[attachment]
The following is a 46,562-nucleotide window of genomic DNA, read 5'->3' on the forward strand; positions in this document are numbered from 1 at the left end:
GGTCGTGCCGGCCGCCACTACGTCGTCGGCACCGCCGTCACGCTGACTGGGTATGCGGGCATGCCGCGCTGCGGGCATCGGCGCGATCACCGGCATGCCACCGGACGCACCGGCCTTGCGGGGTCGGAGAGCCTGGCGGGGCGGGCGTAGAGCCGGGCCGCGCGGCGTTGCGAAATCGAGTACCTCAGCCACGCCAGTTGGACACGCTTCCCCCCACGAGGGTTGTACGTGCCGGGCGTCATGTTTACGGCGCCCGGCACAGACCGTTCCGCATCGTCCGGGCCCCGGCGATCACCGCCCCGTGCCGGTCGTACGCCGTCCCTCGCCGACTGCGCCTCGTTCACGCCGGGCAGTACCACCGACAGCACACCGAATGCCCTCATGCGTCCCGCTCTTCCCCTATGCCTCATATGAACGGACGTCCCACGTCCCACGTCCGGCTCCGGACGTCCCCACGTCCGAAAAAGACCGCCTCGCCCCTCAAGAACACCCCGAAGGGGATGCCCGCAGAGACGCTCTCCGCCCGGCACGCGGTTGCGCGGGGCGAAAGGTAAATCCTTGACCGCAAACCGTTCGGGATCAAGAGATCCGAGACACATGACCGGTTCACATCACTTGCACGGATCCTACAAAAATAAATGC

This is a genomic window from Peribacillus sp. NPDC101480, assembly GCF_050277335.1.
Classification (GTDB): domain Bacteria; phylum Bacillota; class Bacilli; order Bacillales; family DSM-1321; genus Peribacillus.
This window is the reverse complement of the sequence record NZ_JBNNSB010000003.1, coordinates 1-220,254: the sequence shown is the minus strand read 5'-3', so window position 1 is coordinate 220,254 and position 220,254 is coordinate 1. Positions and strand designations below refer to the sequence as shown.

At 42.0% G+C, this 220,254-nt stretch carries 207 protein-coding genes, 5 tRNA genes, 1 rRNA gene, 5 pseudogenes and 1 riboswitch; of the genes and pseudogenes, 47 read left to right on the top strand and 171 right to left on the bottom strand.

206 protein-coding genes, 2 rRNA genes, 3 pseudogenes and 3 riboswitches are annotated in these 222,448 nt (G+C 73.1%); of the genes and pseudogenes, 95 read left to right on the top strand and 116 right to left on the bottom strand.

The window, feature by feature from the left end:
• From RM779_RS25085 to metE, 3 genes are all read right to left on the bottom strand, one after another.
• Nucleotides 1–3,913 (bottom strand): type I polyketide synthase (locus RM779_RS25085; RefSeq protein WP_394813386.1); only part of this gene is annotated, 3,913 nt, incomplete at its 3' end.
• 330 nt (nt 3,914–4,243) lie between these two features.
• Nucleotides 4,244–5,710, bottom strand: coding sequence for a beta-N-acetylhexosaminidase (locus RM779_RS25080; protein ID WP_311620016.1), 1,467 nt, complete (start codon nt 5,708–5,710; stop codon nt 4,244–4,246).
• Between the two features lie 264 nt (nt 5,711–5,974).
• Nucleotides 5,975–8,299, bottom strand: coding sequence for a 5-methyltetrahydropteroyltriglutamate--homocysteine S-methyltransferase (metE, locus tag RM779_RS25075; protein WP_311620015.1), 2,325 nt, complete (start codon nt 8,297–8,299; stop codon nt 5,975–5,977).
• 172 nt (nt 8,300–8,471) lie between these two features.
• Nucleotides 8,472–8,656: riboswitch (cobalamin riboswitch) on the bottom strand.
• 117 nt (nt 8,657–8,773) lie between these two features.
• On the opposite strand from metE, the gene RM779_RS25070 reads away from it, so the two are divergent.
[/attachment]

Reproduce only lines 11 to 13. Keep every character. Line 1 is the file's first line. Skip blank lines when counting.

• 330 nt (nt 3,914–4,243) lie between these two features.
• Nucleotides 4,244–5,710, bottom strand: coding sequence for a beta-N-acetylhexosaminidase (locus RM779_RS25080; protein ID WP_311620016.1), 1,467 nt, complete (start codon nt 5,708–5,710; stop codon nt 4,244–4,246).
• Between the two features lie 264 nt (nt 5,711–5,974).